ESPN’s Hank Goldberg leaves an enduring legacy in the sports betting industry


Before the ubiquitous sports betting pick ’em shows, endless podcasts of bold predictions that often backfired, and the steady stream of boisterous touts on social media, there was Hank Goldberg the sports disabled.

Goldberg, nicknamed “Hammering Hank,” finished .500 or better on his NFL picks in 15 of 17 seasons as an ESPN handicapper, a feat that any seasoned bettor knows is a lot harder than it first appears. With precise spreads from determined bookmakers, a batting average of over .500 in consecutive seasons is impressive enough, let alone nearly 17 in a row with the added pressure of delivering the picks in the public spotlight.

On Monday, Goldberg died on his 82nd birthday from complications of chronic kidney disease.

Goldberg joined ESPN2 in 1994, a year after the station’s launch, and later became a regular NFL countdown, where he made his weekly picks. During his distinguished career, he forged close ties with a number of Las Vegas’ best-known bookmakers – including Art Manteris, former director of the SuperBook at the Las Vegas Hilton (now Westgate) and a 2019 Inducted into the Sports Betting Hall of Fame.

“As a longtime bookmaker in Las Vegas, there were few opinions I valued more about the NFL than Hank’s,” Manteris said ESPN on Monday.

Following the Supreme Court’s PASPA decision, Goldberg made multiple appearances on ESPN’s sports betting program, The Daily Bet. In his later years he also worked for CBS Sports.

Connection to South Florida

Goldberg is inseparable from the Miami Dolphins due to his decades-long association with the franchise.

After moving to Miami in 1966, Goldberg broke into the NFL with a position in the Dolphins’ public relations office. Soon after, Goldberg was recruited by Jimmy “The Greek” Snyder to ghostwrite the handicapper’s nationally syndicated column. Snyder, who died in 1996, is best known for his time as a gambling contributor on CBS Sports’ pregame show. The NFL today.

Before Snyder left CBS in 1988, the handicapper got into a well-documented fistfight with Brent Musburger Manhattan bar called Peartrees. Goldberg had a view of the battle from the bar – as did Todd Musburger, Brent’s brother.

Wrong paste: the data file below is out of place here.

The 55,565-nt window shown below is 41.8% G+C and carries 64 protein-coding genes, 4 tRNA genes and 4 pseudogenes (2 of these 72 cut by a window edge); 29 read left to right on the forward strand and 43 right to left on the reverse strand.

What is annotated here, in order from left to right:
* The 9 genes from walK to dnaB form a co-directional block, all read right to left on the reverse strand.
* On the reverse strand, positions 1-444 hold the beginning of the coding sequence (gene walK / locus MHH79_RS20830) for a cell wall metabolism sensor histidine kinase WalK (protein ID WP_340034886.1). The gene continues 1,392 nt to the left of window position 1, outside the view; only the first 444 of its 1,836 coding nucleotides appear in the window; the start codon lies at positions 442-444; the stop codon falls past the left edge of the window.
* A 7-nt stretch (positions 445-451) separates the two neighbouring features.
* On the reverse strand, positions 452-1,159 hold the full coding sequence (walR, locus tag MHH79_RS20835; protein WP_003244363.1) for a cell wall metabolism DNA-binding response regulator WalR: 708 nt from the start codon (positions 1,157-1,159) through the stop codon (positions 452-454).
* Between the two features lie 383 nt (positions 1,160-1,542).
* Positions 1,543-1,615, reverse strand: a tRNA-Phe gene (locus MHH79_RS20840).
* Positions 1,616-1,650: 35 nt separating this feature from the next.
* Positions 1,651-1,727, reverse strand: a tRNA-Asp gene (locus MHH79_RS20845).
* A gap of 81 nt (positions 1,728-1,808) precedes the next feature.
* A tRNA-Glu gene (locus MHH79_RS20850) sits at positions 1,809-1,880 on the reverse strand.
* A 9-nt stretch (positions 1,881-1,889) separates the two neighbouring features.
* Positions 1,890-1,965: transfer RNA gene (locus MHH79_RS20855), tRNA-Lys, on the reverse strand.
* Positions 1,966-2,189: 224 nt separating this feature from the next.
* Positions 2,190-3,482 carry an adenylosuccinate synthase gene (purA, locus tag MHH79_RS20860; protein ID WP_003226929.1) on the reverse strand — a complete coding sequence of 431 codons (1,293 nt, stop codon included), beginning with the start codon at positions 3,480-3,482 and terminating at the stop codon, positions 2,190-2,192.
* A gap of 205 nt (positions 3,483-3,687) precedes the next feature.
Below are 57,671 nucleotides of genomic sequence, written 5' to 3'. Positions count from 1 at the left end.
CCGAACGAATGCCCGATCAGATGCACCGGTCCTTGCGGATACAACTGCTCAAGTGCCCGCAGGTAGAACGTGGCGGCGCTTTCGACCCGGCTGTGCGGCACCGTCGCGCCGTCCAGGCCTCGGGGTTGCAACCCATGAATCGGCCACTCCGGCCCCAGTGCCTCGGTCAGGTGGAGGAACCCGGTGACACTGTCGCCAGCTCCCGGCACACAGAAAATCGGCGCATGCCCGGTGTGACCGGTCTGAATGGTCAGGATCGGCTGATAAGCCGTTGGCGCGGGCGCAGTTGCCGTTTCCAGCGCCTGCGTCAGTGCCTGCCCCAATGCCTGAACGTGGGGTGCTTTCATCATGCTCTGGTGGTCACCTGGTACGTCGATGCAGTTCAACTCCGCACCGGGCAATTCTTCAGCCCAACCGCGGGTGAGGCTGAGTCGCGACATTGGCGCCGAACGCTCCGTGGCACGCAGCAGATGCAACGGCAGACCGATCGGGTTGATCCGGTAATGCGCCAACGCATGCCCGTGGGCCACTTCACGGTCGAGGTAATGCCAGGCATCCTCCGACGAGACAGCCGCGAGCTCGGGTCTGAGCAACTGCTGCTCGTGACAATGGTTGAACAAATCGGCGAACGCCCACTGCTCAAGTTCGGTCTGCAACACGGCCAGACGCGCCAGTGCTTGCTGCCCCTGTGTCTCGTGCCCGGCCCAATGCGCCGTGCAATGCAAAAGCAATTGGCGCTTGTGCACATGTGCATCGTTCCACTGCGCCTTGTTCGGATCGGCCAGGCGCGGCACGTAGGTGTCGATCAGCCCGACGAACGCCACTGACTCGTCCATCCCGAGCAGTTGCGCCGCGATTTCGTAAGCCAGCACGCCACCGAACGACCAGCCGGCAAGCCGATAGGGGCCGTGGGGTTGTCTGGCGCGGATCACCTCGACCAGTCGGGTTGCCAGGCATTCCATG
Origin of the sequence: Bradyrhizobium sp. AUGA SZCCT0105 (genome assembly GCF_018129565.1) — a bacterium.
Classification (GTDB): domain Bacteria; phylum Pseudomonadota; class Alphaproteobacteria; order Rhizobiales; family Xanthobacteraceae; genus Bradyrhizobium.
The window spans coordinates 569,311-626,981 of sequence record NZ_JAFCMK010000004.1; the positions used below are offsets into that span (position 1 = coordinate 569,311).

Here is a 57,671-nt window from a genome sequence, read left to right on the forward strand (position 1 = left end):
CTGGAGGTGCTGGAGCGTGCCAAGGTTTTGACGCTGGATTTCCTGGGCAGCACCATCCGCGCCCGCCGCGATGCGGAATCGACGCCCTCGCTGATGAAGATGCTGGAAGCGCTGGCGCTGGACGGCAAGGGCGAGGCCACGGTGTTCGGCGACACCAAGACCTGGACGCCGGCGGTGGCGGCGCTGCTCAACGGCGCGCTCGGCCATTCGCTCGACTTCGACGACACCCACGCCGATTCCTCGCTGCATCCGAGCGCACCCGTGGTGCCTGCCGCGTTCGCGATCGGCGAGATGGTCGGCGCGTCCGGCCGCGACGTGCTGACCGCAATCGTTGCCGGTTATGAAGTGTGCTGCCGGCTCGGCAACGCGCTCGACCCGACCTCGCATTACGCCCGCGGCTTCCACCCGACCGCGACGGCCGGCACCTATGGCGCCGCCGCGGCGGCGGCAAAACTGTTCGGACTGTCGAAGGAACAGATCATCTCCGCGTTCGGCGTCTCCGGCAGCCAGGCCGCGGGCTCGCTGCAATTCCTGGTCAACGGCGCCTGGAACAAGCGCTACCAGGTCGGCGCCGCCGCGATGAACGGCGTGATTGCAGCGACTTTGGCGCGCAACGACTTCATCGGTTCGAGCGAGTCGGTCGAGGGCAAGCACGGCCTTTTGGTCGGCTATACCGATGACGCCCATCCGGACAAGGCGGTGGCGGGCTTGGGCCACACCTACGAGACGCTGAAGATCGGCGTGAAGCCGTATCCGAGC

“If you’re talking to people today, they should have had that skirmish at Yankee Stadium if everyone who says they were there was there,” Goldberg said The Rich Eisen Show in 2020. “I can name the people who were there at the time.”

The exchange got so heated that some observers feared he was on the verge of grabbing a liquor bottle to wield as a weapon. Luckily, the brief exchange ended with no broken bottles and Musburger unharmed.

“I’ll never forget Todd yelling, ‘Go on Jimmy, do it like you used to do when you were a gangster,'” Goldberg recalled, drawing a grin from Eisen.

Goldberg eventually flagged down a cab for Snyder, ending the argument, and the broadcasters reconciled days after the incident.

Known for his perceptive storytelling skills, Goldberg often appeared on Eisen’s show, featuring colorful tales of legendary NFL figures. Following Don Shula’s death in 2020, Goldberg told Eisen of Shula’s affinity for horse racing, as evidenced by the station’s frequent lunches with the legendary trainer at Gulfstream Park in South Florida. The two were often joined by former Dolphins quarterback Bob Griese and several others from Shula’s inner circle.

“I did the handicap, of course,” Goldberg noted. “He challenged me just like his players because he didn’t like favourites.”

A love of horse racing

I had the privilege of meeting Goldberg three years ago on the afternoon of the Pacific Classic in San Diego.

Hours before the prestigious race, Goldberg was introduced to me by a former in the press box at the Del Mar racetrack sports grip Contributor Bob Mann. At the performance, I offered Goldberg my condolences on the death of Hall of Famer linebacker Nick Buoniconti. During the approximately 20-minute conversation, Goldberg could not have been more heartfelt or interesting.

As with several other Dolphins stars of the 1970s, Goldberg became close friends with Buoniconti in his later years. Impressed by Buoniconti’s talent, Goldberg immediately began a story about how the Washington Redskins based their Super Bowl VII game plan on running from Buoniconti.

Imagine that, Goldberg pointed out, a team strategizing to stop a middle linebacker instead of a menacing outside pass rusher. Goldberg wondered aloud if it was the only time in Super Bowl history that an offense set up a game plan to neutralize a middle linebacker. The Dolphins defeated the Redskins 14-7 to become the only team in NFL history to end a season in a tie and undefeated.

In retrospect, the anecdote underscores Goldberg’s eye for detail and depth in reporting. I also remember the enthusiasm he had in writing the story, which encompassed his passion for his job. It’s a passion every writer should have for their craft.

Goldberg continued to make horse racing picks until his last few months. In May he made his last appearance on ESPN before the Kentucky Derby. Last month he posted his final race picks and made a selection for the Belmont Stakes.

Goldberg earned the nickname “Hammering Hank” because decades ago he banged a hammer on a desk with his co-hosts at TV station WTVJ, Channel 6, in Miami, survived by his sister and lonely sister Liz.


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